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Meaning of SPHERE

Pronunciation:  sfeer

WordNet Dictionary
  1. [n]  any spherically shaped artifact
  2. [n]  a particular aspect of life or activity; "he was helpless in an important sector of his life"
  3. [n]  the apparent surface of the imaginary sphere on which celestial bodies appear to be projected
  4. [n]  the geographical area in which one nation is very influential
  5. [n]  a three-dimensional closed surface such that every point on the surface is equidistant from the center
  6. [n]  a solid figure bounded by a spherical surface (including the space it encloses)
  7. [n]  a particular environment or walk of life; "his social sphere is limited"; "it was a closed area of employment"; "he's out of my orbit"

SPHERE is a 6 letter word that starts with S.


 Synonyms: area, arena, celestial sphere, domain, empyrean, field, firmament, heavens, orbit, sector, sphere of influence, vault of heaven, welkin
 See Also: apex, apex of the sun's way, artefact, artifact, aspect, ball, celestial point, conglobation, conglomeration, department, distaff, environment, facet, front, geographic area, geographic region, geographical area, geographical region, globe, globe, kingdom, land, lap, nadir, orb, political arena, political sphere, preserve, province, realm, responsibility, round shape, solar apex, sr, steradian, surface, zenith, zodiac



Webster's 1913 Dictionary
  1. \Sphere\, n. [OE. spere, OF. espere, F. sph[`e]re, L.
    sphaera,. Gr. ??? a sphere, a ball.]
    1. (Geom.) A body or space contained under a single surface,
       which in every part is equally distant from a point within
       called its center.
    2. Hence, any globe or globular body, especially a celestial
       one, as the sun, a planet, or the earth.
             Of celestial bodies, first the sun, A mighty sphere,
             he framed.                            --Milton.
    3. (Astron.)
       (a) The apparent surface of the heavens, which is assumed
           to be spherical and everywhere equally distant, in
           which the heavenly bodies appear to have their places,
           and on which the various astronomical circles, as of
           right ascension and declination, the equator,
           ecliptic, etc., are conceived to be drawn; an ideal
           geometrical sphere, with the astronomical and
           geographical circles in their proper positions on it.
       (b) In ancient astronomy, one of the concentric and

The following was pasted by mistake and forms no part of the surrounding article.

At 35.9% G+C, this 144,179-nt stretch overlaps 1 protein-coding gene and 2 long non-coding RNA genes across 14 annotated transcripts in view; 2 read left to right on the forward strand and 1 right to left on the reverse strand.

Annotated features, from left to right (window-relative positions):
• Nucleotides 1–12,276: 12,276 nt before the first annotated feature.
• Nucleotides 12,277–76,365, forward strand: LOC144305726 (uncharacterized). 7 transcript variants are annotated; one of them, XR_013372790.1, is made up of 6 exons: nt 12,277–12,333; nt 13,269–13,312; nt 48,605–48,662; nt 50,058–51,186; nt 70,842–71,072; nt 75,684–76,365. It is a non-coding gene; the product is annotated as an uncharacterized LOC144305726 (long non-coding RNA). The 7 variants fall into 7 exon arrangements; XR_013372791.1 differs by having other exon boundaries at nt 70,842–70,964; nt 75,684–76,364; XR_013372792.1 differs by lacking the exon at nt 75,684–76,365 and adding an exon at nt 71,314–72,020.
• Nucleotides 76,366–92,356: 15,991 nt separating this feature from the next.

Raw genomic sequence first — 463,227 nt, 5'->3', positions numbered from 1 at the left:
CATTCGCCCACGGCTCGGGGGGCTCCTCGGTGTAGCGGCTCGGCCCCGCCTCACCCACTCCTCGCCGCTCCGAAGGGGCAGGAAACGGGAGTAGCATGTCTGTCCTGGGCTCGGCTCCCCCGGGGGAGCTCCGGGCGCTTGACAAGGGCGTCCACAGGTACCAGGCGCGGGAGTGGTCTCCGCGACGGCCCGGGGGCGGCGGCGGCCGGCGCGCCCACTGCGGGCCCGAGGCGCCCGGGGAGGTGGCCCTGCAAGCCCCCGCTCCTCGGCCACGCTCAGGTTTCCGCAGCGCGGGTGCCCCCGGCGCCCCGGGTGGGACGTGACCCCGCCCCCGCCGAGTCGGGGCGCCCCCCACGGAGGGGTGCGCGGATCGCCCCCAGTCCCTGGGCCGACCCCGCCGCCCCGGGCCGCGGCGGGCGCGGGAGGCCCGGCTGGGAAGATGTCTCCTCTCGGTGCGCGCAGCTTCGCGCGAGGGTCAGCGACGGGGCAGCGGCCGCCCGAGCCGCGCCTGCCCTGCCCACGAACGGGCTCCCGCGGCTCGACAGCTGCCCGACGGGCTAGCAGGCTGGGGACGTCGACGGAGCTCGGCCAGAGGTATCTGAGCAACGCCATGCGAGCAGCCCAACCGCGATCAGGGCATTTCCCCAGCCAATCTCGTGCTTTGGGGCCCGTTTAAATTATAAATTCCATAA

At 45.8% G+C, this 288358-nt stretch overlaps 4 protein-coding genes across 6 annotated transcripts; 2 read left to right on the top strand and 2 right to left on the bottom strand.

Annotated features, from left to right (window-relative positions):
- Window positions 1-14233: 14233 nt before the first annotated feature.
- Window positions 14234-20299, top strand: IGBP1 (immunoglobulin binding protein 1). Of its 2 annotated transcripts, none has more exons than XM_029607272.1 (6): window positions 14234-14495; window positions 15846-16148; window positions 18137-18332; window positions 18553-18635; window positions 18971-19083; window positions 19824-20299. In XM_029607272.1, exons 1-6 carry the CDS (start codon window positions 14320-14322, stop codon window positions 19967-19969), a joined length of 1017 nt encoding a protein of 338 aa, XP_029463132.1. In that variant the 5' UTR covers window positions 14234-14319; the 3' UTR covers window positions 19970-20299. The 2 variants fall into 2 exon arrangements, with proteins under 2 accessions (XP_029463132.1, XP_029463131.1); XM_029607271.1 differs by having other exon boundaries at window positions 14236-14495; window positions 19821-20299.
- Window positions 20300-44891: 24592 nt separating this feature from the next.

eccentric revolving spherical transparent shells in
           which the stars, sun, planets, and moon were supposed
           to be set, and by which they were carried, in such a
           manner as to produce their apparent motions.
    4. (Logic) The extension of a general conception, or the
       totality of the individuals or species to which it may be
    5. Circuit or range of action, knowledge, or influence;
       compass; province; employment; place of existence.
             To be called into a huge sphere, and not to be seen
             to move in 't.                        --Shak.
             Taking her out of the ordinary relations with
             humanity, and inclosing her in a sphere by herself.
             Each in his hidden sphere of joy or woe Our hermit
             spirits dwell.                        --Keble.
    6. Rank; order of society; social positions.
    7. An orbit, as of a star; a socket. [R.] --Shak.
    {Armillary sphere}, {Crystalline sphere}, {Oblique sphere},.
       See under {Armillary}, {Crystalline},.
    {Doctrine of the sphere}, applications of the principles of
       spherical trigonometry to the properties and relations of
       the circles of the sphere, and the problems connected with
       them, in astronomy and geography, as to the latitudes and
       longitudes, distance and bearing, of places on the earth,
       and the right ascension and declination, altitude and
       azimuth, rising and setting, etc., of the heavenly bodies;
       spherical geometry.
    {Music of the spheres}. See under {Music}.
    Syn: Globe; orb; circle. See {Globe}.
  2. \Sphere\, v. t. [imp. & p. p. {Sphered}; p. pr. & vb. n.
    1. To place in a sphere, or among the spheres; to insphere.
             The glorious planet Sol In noble eminence enthroned
             and sphered Amidst the other.         --Shak.
    2. To form into roundness; to make spherical, or spheral; to
       perfect. --Tennyson.